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In today's Bernanke hearings on the BofA/Merrill deal, was there a smoking gun or cover-up?

The Kudlow Caucus
The Kudlow Caucus

We asked our panel:

In today's Bernanke hearings on the BofA/Merrill deal, was there a smoking gun or cover-up?

Yes -- 2
No -- 10

Watch "The Kudlow Report" tonight, Wednesday, July 25th at 7pm ET and find out what out caucus members have to say about Bernanke hearings.



The Kudlow Caucus Breakdown

No
Jerry BowyerChief Economist, Benchmark Financial Network
No and No. No carbon emissions from the gun and therefore no need for caps. Congress shooting at wrong target. Should have Fed bubble machine and uber-regulator in the cross-hairs. Instead they're obsessed with whether Bernanke sent right memos to right people while the world was collapsing. Nevertheless Bernanke is toast.

No
Keith BoykinFmr. Clinton White House Aide / The Daily Voice Editor
There is no big scandal here. The New York Times reported today that the GOP has launched an effort to vilify Ben Bernanke. This is all about politics.

No
Vince FarrellScotsman Capital Management
This absurd show is a wonderful example as to why people won't go into government service. Bernanke is a national treasure even if you were to disagree with his actions. He stood up and made significant decisions under extreme pressure. To be attacked and accused of lying is a disgrace. The Representatives of our government are an example of yet another use for duct tape.

No
Doug KassPresidnt, Seabreeze Partners Management
As to date, there is still no clear answer.

No
Jim LaCampPortfolio Manager, Portfolio Focus, RBC Wealth Management
Co-Host, Opening Bell Radio Show, Biz Radio Network
The testimony, by itself does not prove a cover up or deliver a smoking gun. However, this whole mess has smoke all over it and has devolved into a "he said-she said" atmosphere, full of recriminations, devoid of credibility.

No
Joseph LavorgnaFmr. Reagan Economic Advisor
Chief Investment Officer, Laffer Investments
I take the Fed chairman at his word. The financial sitaution was precarious at the time and is easy to look back now and criticize policymakers.

No
Donald L. Luskin Chief Investment Officer, Trend Macrolytics LLC
Absolutely, emphatically not. It is the nature of any regulator to exercise power over whomever it regulates – and that’s all the Fed has done here. If you don’t like regulation – and I certainly don’t like it – then just say so. But to fault the Fed for using its regulatory power, at the same time as the Fed is constantly criticized for not having done enough to regulate irresponsible banks, is pure hypocrisy.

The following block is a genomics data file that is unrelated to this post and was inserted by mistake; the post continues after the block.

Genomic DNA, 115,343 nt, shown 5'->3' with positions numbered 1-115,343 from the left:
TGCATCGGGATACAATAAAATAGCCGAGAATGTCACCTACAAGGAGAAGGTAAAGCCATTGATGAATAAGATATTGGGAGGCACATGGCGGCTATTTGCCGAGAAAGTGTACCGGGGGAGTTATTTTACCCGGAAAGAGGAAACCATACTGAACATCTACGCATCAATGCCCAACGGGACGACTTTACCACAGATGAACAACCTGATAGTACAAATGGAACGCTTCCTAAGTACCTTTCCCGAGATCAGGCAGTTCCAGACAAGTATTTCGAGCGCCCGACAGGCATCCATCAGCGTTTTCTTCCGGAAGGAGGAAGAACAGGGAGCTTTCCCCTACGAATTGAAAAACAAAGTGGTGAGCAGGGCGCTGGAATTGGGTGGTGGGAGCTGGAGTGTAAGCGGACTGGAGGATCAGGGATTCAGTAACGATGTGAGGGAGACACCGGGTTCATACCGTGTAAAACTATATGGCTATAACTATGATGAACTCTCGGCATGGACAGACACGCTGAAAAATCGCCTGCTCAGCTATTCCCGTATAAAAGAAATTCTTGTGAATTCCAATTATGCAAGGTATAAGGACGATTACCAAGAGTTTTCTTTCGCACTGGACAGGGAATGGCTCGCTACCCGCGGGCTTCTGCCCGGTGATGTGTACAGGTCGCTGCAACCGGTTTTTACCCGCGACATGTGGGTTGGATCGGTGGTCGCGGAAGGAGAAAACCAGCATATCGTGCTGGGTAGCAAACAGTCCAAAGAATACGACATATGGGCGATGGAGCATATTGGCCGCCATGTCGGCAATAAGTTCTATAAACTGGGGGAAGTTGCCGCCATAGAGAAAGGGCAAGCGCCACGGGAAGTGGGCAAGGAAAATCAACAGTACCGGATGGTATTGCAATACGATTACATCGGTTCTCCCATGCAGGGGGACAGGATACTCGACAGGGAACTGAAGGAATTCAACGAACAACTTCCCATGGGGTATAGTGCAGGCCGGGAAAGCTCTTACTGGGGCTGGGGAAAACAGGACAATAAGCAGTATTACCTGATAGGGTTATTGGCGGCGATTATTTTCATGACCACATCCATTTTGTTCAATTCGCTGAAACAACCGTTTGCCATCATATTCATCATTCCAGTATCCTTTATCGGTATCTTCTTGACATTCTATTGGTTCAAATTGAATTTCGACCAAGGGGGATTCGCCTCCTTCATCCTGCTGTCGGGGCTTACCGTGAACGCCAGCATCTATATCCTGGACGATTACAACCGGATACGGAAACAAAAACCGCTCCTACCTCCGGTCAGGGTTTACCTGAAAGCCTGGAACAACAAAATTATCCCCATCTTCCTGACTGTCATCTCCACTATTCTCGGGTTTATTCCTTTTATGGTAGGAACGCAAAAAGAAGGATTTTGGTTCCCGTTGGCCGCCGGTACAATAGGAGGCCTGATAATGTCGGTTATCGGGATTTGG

Yes
Steve MooreSr. Economics Writer, The Wall Street Journal Editorial Board
Ben Bernanke was completely evasive and didn't answer any of the questions on B of A in a way that shuts down suspicions.

No
James Pethokoukis
Sr. Writer, U.S. News & World Report (Money & Business)
If there had been a smoking gun, it would have been a transcript of a chat between Ben Bernanke and Richmond Fed President Jeffrey Lacker. It was that chat that led to a terse conversation between Lacker and Ken Lewis, that Lewis interpreted as a threat. Bernanke said there was no intent to threaten. Bernanke took a narrow, legalistic interpretation of his words. But the hearing does show the risks of having your banker also be your super-regulator. Lots of politicization.

Yes
Robert Reich
Former Labor Secretary
Professor of Public Policy, UC Berkeley
We’re not getting at the truth. The Fed has become the most anti-democratic institution in our government.

No
Noam Scheiber
The New Republic
I believe that there was a mutual desire by both Government and BofA to complete the acquisition despite the environmental crisis and losses.

I also suspect there was much horse trading by both sides leveraging their positions with taxpayer money as both ante and bargaining chip.

No surprise that we continue to see finger pointing with no one willing to step up and take responsibility for behaviors. .

No
Lynn Tilton
CEO, Patriarch Partners
I believe that there was a mutual desire by both Government and BofA to complete the acquisition despite the environmental crisis and losses.

I also suspect there was much horse trading by both sides leveraging their positions with taxpayer money as both ante and bargaining chip.

No surprise that we continue to see finger pointing with no one willing to step up and take responsibility for behaviors. .

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